Kickwheel Premieres “Passage” @ Shire City Sanctuary [Berkshire on Stage]

Tuesday, July 26th, 2016

bospassagebanner

For more than a year, Kickwheel Ensemble Theater (the creative arm of The Berkshire Fringe) has been devising a new play that will premiere with a limited run of performances at Pittsfield’s Shire City Sanctuary from Wednesday-Sunday (July 27–31).

Merging original text, music, researched accounts and fantastical imagery, Passage weaves together two parallel storylines of survival: the tale of Sir John Franklin’s doomed 19th expedition to conquer the famed Northwest Passage and the story of a modern day couple on a luxury wellness cruise through the now melting arctic.

A dark comedy exploring themes of a changing climate, love and loss, Passage integrates sea otters on razor scooters, a guru of ultimate enlightenment, dead sailors, marketing executives and questions of hubris and faith to reveal the cyclical nature of human history.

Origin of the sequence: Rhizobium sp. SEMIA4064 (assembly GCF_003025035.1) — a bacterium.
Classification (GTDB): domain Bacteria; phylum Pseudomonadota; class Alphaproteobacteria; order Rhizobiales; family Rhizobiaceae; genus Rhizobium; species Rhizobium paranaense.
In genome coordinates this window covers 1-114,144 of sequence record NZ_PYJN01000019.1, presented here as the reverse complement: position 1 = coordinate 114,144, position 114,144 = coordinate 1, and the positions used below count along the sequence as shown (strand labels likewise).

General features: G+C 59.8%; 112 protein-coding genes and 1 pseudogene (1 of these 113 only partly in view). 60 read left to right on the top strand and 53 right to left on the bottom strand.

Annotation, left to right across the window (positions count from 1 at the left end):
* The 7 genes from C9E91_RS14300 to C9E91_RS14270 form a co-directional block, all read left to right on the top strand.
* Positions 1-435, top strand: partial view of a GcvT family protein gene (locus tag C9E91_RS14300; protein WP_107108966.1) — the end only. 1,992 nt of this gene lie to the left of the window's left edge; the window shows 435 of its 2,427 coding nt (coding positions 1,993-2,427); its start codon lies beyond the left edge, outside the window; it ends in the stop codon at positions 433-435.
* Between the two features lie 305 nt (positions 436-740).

Click to read the rest at Berkshire on Stage.

Theater Review: “Romance Novels for Dummies” @ Williamstown Theatre Festival [Berkshire on Stage]

Monday, July 25th, 2016
Mary Wiseman and Justin Long (photo: T. Charles Erickson)

Mary Wiseman and Justin Long (photo: T. Charles Erickson)

Theater review by Larry Murray

Part romantic comedy and part relationship play, Romance Novels for Dummies had its world premiere on the main stage of the Williamstown Theatre Festival last week. There was drama, tension, laughs, pathos and cleverly drawn characters from rising playwright Boo Killebrew, but not enough to fill the big theater where her play was being staged. Romance Novels is the kind of play that is perfect for off-Broadway, an intimate tale of two sisters, with a series of dates that all go wrong, and the ghost of a deceased husband and the ongoing responsibilities of raising a daughter casting a shadow over it all.

Set in present day Brooklyn, the Eberwine sisters Liz (Mary Wiseman) and Bernie (Ashley Austin Morris) have moved to the big city from Mississippi. They brought with them six-year-old Lily (Emily Lyons) who is being raised by her stay at home mom and her wilder, pot-smoking, drinking and swearing older sister. Mom is trying to figure out what to do with her life, thus her interest in learning how to write romance novels from a self-help book.